The pros and cons of wearing a badge about one's deafness
This badge is currently available from Hearing Link which sells various inexpensive badges and cards with a range of messages about hearing difficulties.
With my hearing difficulties I am always eager to try anything help me interact with the hearing world. So I looked carefully at the range of badges available for the deaf and hard-of-hearing. The one in the picture seemed to indicate my needs best. So I bought several of them. Now I keep one readily available in various pockets and bags.
The badge has turned out to be well worth having. Although the times when it is of no use far outnumber the times when it helps, it certainly does help in certain situations - and that is all to the good.
How a 'hard of hearing' badge helps
The badge works well for me in the following types of situation. All rely on the legitimacy that it seems to provide.-
- The badge really does help with shop assistants and ticket clerks - and indeed with anyone who is concentrating on me, however briefly, in order to do their job. I touch the badge to indicate its presence and ask the person concerned to speak clearly. Actually everyone thinks they speak clearly, so I don't use that word. I ask them to keep facing me, to speak slowly and to separate their words. Then if I don't hear a particular word, I repeat what I do hear to point out the word or words that I miss. I find that the individuals with whom I am interacting do briefly glance at the badge which, by the nature of the interaction, they are close enough to read and - generally - pay some attention to my request.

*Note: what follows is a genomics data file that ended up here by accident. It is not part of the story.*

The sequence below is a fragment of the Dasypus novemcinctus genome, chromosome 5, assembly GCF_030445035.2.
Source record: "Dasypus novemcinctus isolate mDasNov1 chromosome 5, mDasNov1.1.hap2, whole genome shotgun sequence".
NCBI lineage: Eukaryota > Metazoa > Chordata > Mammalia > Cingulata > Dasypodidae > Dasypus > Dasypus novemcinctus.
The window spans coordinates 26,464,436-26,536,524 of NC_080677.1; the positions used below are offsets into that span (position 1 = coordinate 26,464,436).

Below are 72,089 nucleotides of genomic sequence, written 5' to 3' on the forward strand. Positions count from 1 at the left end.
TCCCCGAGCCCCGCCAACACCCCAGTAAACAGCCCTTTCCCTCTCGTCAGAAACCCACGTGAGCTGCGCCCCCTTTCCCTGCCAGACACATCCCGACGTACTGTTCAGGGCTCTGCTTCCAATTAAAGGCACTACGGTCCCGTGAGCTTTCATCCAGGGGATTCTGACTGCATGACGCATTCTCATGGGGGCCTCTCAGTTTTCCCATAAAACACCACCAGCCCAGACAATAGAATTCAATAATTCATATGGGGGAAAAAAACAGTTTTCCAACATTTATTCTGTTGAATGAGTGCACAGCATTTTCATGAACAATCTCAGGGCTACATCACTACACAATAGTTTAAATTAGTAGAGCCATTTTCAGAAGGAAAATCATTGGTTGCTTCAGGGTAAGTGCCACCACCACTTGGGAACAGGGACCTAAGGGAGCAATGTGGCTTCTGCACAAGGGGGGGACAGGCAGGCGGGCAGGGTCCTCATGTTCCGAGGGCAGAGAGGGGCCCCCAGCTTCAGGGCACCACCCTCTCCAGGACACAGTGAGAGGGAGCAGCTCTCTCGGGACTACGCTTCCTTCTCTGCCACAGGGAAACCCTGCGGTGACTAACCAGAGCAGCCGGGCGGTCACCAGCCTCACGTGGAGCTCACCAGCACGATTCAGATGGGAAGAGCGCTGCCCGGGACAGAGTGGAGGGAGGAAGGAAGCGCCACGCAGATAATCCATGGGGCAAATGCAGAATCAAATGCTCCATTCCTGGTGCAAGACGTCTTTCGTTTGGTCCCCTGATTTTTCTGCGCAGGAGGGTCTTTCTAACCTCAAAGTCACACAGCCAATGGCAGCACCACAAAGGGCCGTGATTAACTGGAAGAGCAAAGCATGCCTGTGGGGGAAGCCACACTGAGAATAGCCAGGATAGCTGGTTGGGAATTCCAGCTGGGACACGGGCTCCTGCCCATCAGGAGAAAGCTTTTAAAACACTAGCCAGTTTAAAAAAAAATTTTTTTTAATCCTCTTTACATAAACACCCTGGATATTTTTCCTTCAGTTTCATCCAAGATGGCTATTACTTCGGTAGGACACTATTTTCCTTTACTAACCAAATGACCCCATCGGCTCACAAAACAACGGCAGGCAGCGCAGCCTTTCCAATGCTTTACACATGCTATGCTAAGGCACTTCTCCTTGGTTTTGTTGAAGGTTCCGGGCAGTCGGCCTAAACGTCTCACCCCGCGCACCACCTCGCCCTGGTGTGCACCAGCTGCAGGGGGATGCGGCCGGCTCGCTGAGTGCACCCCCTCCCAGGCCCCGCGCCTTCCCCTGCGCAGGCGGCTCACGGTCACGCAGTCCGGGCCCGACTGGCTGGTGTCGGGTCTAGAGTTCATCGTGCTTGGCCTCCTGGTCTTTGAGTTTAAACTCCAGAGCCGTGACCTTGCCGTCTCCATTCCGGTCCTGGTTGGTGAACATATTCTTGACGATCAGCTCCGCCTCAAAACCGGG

- Some people just cannot speak clearly. Either they don't have the physical equipment or they are embarrassed to speak 'outside their personal space', or they just can't be bothered. Fortunately such people seem to be in the minority, but they do exist. The badge seems to add legitimacy if I apologise for not hearing them and ask to speak to someone else instead.
- When I am part of a group being shown round on any sort of group tour, I make a point of going up to the group leader at the outset. I indicate the badge and explain that I shall need to stand close to him or her during the tour. I like them to understand why so that they don't feel that I am encroaching on their personal space. If the situation seems right, I also add some of the points on the page about being a tour guide with deaf people. I have never found a tour guide who was unaccommodating.
The cons of wearing a 'hard of hearing' badge
- Some people try to hide their deafness because they are embarrassed by it. For them a badge advertising it would be the last thing that they would want. However when deafness is a real problem in one's life, I have found that it is best to acknowledge it. Then most people do their best to help, although the type of help that they can give is necessarily limited by the situation.
- The badge is of little or no use if people don't notice it. Usually this is because they are too far away. In a group, everyone is reasonably close, but it feels rude to seem to dominate by asking everyone to look at one's badge.
- Then there are the people who simply don't bother or 'forget' about someone being deaf. I well remember a woman who told me I should display a message about my deafness, and then when I did, reported that she 'forgot' to look at it. Sadly I am forced to cease to interact with such people.
Alternatives to a 'hard of hearing' badge
I once saw a market stall holder who wore a T-shirt which bore a large message about his deafness on the front and back, such that no-one with reasonable awareness could possibly miss it. This may be worth bearing in mind, although that form of dress has never seemed appropriate for the sort of life that I lead, and I have never tried it
In summary, I would not be without my 'Please speak clearly' badges as they can be very useful indeed in certain situations. They are not the complete answer, but nothing ever is. We deaf people just have to live with our problem, make the best of what we have and use whatever strategies we can to cope in the hearing world.
Disclaimer: The information on this site is for a lay audience and I cannot be responsible for errors or omissions. The views, strategies, advice and suggestions etc are based on my personal experience and are not necessarily appropriate for anyone else. They should, hopefully, stimulate individuals to develop their own strategies.